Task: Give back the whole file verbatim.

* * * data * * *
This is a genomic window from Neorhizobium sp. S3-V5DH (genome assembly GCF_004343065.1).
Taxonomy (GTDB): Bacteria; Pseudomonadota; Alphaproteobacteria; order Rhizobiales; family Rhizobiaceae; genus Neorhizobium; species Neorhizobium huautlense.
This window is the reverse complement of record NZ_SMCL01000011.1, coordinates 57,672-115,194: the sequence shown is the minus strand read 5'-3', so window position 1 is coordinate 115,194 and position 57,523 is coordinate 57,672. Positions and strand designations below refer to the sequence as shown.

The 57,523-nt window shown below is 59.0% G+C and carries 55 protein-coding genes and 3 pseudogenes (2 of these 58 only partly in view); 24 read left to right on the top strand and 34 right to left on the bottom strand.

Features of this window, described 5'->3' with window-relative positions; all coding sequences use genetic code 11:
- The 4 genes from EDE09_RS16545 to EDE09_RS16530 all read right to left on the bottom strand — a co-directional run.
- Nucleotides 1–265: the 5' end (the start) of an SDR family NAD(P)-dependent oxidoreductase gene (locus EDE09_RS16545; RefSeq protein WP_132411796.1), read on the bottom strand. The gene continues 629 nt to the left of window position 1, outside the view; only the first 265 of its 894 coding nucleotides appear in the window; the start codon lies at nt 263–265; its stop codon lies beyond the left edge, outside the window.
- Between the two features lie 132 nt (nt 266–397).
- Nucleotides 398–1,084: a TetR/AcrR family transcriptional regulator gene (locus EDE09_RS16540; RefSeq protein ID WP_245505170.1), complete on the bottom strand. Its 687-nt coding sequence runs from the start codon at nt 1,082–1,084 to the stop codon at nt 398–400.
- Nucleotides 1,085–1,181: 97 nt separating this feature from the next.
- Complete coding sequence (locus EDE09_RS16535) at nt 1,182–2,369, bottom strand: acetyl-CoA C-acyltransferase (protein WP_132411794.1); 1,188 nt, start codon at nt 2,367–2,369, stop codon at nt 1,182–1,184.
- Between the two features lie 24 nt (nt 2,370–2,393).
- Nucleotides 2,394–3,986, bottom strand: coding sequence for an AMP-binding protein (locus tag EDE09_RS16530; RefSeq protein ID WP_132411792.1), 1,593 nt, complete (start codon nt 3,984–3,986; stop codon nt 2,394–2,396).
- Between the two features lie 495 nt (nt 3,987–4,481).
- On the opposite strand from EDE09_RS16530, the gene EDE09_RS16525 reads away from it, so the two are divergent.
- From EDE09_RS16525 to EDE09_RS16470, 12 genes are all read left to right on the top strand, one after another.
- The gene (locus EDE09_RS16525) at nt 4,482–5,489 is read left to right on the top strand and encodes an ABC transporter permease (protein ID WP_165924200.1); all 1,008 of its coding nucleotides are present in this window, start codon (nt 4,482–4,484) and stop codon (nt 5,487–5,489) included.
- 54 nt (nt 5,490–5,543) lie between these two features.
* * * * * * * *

This is a genomic window from Neorhizobium sp. S3-V5DH (genome assembly GCF_004343065.1).
Taxonomy (GTDB): Bacteria; Pseudomonadota; Alphaproteobacteria; order Rhizobiales; family Rhizobiaceae; genus Neorhizobium; species Neorhizobium huautlense.
This window is the reverse complement of record NZ_SMCL01000011.1, coordinates 57,672-115,194: the sequence shown is the minus strand read 5'-3', so window position 1 is coordinate 115,194 and position 57,523 is coordinate 57,672. Positions and strand designations below refer to the sequence as shown.

The 57,523-nt window shown below is 59.0% G+C and carries 55 protein-coding genes and 3 pseudogenes (2 of these 58 only partly in view); 24 read left to right on the top strand and 34 right to left on the bottom strand.

Features of this window, described 5'->3' with window-relative positions; all coding sequences use genetic code 11:
- The 4 genes from EDE09_RS16545 to EDE09_RS16530 all read right to left on the bottom strand — a co-directional run.
- Nucleotides 1–265: the 5' end (the start) of an SDR family NAD(P)-dependent oxidoreductase gene (locus EDE09_RS16545; RefSeq protein WP_132411796.1), read on the bottom strand. The gene continues 629 nt to the left of window position 1, outside the view; only the first 265 of its 894 coding nucleotides appear in the window; the start codon lies at nt 263–265; its stop codon lies beyond the left edge, outside the window.
- Between the two features lie 132 nt (nt 266–397).
- Nucleotides 398–1,084: a TetR/AcrR family transcriptional regulator gene (locus EDE09_RS16540; RefSeq protein ID WP_245505170.1), complete on the bottom strand. Its 687-nt coding sequence runs from the start codon at nt 1,082–1,084 to the stop codon at nt 398–400.
- Nucleotides 1,085–1,181: 97 nt separating this feature from the next.
- Complete coding sequence (locus EDE09_RS16535) at nt 1,182–2,369, bottom strand: acetyl-CoA C-acyltransferase (protein WP_132411794.1); 1,188 nt, start codon at nt 2,367–2,369, stop codon at nt 1,182–1,184.
- Between the two features lie 24 nt (nt 2,370–2,393).
- Nucleotides 2,394–3,986, bottom strand: coding sequence for an AMP-binding protein (locus tag EDE09_RS16530; RefSeq protein ID WP_132411792.1), 1,593 nt, complete (start codon nt 3,984–3,986; stop codon nt 2,394–2,396).
- Between the two features lie 495 nt (nt 3,987–4,481).
- On the opposite strand from EDE09_RS16530, the gene EDE09_RS16525 reads away from it, so the two are divergent.
- From EDE09_RS16525 to EDE09_RS16470, 12 genes are all read left to right on the top strand, one after another.
- The gene (locus EDE09_RS16525) at nt 4,482–5,489 is read left to right on the top strand and encodes an ABC transporter permease (protein ID WP_165924200.1); all 1,008 of its coding nucleotides are present in this window, start codon (nt 4,482–4,484) and stop codon (nt 5,487–5,489) included.
- 54 nt (nt 5,490–5,543) lie between these two features.